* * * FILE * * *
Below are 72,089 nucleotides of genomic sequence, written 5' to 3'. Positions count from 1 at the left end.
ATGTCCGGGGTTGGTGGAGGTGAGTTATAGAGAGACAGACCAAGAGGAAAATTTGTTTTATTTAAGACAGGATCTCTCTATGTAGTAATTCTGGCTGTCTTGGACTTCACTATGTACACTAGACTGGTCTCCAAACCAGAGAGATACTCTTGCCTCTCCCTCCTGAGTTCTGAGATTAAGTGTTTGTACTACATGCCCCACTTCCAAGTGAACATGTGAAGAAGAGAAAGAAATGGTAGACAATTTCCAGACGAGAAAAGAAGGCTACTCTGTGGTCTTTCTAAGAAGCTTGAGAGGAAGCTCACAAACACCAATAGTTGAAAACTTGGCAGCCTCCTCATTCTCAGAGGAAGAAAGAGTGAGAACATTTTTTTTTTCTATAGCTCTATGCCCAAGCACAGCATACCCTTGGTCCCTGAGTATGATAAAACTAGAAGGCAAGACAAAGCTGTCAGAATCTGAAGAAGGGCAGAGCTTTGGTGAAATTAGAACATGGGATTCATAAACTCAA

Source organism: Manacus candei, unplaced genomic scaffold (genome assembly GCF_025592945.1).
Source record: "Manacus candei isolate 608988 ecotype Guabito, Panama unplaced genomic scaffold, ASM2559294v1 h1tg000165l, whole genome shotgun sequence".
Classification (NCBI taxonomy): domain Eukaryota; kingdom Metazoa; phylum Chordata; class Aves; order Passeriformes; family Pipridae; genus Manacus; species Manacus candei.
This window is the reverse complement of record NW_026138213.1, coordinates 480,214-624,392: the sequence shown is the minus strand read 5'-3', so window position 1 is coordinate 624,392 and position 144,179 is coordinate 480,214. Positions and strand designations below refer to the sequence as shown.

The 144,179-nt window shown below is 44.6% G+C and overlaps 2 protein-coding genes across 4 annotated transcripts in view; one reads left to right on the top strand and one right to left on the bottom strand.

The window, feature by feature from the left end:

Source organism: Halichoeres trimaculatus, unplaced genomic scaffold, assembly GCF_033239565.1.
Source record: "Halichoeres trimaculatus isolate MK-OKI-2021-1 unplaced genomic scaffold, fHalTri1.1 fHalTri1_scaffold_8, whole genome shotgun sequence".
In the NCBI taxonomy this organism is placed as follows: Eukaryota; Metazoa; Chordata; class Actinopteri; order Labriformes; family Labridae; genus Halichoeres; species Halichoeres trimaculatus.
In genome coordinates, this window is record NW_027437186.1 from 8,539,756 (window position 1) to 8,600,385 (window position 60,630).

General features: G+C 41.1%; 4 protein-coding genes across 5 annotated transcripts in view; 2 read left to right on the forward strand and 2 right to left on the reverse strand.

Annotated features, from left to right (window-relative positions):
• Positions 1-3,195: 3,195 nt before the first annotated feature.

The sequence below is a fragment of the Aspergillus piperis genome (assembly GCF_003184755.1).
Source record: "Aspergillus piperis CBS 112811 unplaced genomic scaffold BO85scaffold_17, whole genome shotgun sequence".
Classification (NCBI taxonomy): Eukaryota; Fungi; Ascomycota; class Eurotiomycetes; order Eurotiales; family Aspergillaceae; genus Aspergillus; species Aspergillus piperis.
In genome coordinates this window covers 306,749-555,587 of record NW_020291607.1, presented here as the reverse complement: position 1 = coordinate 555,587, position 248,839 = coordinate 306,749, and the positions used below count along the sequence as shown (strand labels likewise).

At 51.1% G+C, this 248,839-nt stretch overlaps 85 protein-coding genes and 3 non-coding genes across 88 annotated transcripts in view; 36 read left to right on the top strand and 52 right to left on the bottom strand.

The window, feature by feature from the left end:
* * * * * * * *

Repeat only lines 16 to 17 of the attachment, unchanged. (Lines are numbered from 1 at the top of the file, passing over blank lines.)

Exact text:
The sequence below is a fragment of the Aspergillus piperis genome (assembly GCF_003184755.1).
Source record: "Aspergillus piperis CBS 112811 unplaced genomic scaffold BO85scaffold_17, whole genome shotgun sequence".